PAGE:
Country: Netherlands

    The COVID-19 pandemic has vast global consequences. Yet, effective mitigation strategies and economic and medical outfall differ extensively across the globe. It is currently unclear how well researchers from all continents are represented in the unsolicited and solicited publications. A literature review was performed in SCOPUS on COVID-19 oriented publications in the four most impactful medical journals. These included the British Medical Journal, Journal of the American Medical Association, the New England Journal of Medicine and The Lancet. We identified 809 eligible publications out of identified 924 records. The vast majority of publications on COVID-19, in the four can be considered European (47.7%) or North-American (37.3%) research. Chinese reports were relatively common (8.8%); however, reports from other Asian countries (3.2%) were minimal. Research from the African (1.0%) and South-American continents (0.6%) was rarely published in these journals. These observations are not surprising, as they reflect global academic publishing. However, involving all continents into COVID-19 research is important as COVID-19 management strategies and societal and economic consequences differ extensively across the globe. We see an important role for medical journals in encouraging global voices through solicited articles, to ensure a weighted research and humanitarian response. Electronic supplementary material The online version of this article (10.1007/s11192-020-03730-z) contains supplementary material, which is available to authorized users.

  • Open Access English
    Authors: 
    Jaime A. Teixeira da Silva; Panagiotis Tsigaris; Mohammadamin Erfanmanesh;
    Publisher: Springer Science and Business Media LLC

    The SARS-CoV-2 virus, which causes Covid-19, induced a global pandemic for which an effective cure, either in the form of a drug or vaccine, has yet to be discovered. In the few brief months that the world has known Covid-19, there has been an unprecedented volume of papers published related to this disease, either in a bid to find solutions, or to discuss applied or related aspects. Data from Clarivate Analytics’ Web of Science, and Elsevier’s Scopus, which do not index preprints, were assessed. Our estimates indicate that 23,634 unique documents, 9960 of which were in common to both databases, were published between January 1 and June 30, 2020. Publications include research articles, letters, editorials, notes and reviews. As one example, amongst the 21,542 documents in Scopus, 47.6% were research articles, 22.4% were letters, and the rest were reviews, editorials, notes and other. Based on both databases, the top three countries, ranked by volume of published papers, are the USA, China, and Italy while BMJ, Journal of Medical Virology and The Lancet published the largest number of Covid-19-related papers. This paper provides one snapshot of how the publishing landscape has evolved in the first six months of 2020 in response to this pandemic and discusses the risks associated with the speed of publications.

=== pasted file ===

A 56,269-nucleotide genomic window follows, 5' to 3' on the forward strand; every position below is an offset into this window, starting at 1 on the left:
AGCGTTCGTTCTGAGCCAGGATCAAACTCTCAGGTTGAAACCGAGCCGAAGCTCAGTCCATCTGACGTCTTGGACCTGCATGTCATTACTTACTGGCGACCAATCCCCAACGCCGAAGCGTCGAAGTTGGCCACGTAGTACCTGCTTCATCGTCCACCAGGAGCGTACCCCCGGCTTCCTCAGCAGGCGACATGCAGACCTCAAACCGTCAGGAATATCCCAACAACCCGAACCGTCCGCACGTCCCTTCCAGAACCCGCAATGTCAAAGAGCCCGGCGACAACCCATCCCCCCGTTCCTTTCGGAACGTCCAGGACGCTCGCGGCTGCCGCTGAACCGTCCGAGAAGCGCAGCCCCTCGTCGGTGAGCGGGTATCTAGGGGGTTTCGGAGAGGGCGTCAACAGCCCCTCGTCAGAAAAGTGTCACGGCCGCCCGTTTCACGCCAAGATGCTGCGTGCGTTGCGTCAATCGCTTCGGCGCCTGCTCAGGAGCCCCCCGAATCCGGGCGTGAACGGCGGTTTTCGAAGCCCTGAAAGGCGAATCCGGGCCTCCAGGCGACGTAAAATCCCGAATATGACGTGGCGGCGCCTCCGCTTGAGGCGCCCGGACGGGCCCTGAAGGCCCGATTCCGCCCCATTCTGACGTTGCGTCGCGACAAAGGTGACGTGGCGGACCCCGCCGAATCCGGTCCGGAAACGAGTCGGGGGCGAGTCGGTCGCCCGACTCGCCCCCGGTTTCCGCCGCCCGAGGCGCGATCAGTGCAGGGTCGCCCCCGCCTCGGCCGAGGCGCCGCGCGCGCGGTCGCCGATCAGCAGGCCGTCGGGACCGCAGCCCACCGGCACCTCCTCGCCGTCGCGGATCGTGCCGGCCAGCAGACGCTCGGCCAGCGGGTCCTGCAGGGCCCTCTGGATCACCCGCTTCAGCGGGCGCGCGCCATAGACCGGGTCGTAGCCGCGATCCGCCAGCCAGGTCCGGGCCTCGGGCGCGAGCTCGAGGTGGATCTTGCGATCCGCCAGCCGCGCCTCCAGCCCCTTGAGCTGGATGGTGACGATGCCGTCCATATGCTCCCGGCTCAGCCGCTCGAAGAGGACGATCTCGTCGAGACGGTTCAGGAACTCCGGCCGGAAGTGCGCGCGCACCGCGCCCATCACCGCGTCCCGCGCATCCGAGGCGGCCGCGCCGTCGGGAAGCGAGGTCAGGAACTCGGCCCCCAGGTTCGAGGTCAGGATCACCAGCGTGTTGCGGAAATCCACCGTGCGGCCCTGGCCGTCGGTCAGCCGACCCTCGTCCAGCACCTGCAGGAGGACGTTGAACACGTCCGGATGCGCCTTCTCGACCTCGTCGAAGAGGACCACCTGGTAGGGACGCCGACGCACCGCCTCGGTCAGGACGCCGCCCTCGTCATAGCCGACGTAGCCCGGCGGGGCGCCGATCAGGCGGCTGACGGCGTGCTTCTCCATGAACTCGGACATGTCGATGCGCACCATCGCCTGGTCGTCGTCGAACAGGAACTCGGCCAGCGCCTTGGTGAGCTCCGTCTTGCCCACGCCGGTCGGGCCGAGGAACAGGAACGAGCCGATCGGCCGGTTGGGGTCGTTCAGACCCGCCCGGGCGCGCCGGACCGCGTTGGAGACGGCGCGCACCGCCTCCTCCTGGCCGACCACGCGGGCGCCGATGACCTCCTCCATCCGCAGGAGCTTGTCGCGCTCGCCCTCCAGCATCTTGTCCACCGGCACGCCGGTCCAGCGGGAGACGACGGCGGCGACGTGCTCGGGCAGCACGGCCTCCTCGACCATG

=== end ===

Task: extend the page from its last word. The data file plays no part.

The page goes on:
• Open Access English
    Authors: 
    Liang Meng; Haifeng Wang; Pengfei Han;
    Publisher: Springer International Publishing

    Intriguing unforced regularities in human behaviors have been reported in varied research domains, including scientometrics. In this study we examine the manuscript submission behavior of researchers, with a focus on its monthly pattern. With a large and reliable dataset which records the submission history of articles published on 10 multidisciplinary journals and 10 management journals over a five-year period (2013-2017), we observe a prominent turn-of-the-month submission effect for accepted papers in management journals but not multidisciplinary journals. This effect gets more pronounced in submissions to top-tier journals and when the first day of a month happens to be a Saturday or Sunday. Sense of ceremony is proposed as a likely explanation of this effect, since the first day of a month is a fundamental temporal landmark which has a 'fresh start effect' on researchers. To conclude, an original and interesting day-of-the-month effect in the academia is reported in this study, which calls for more research attention.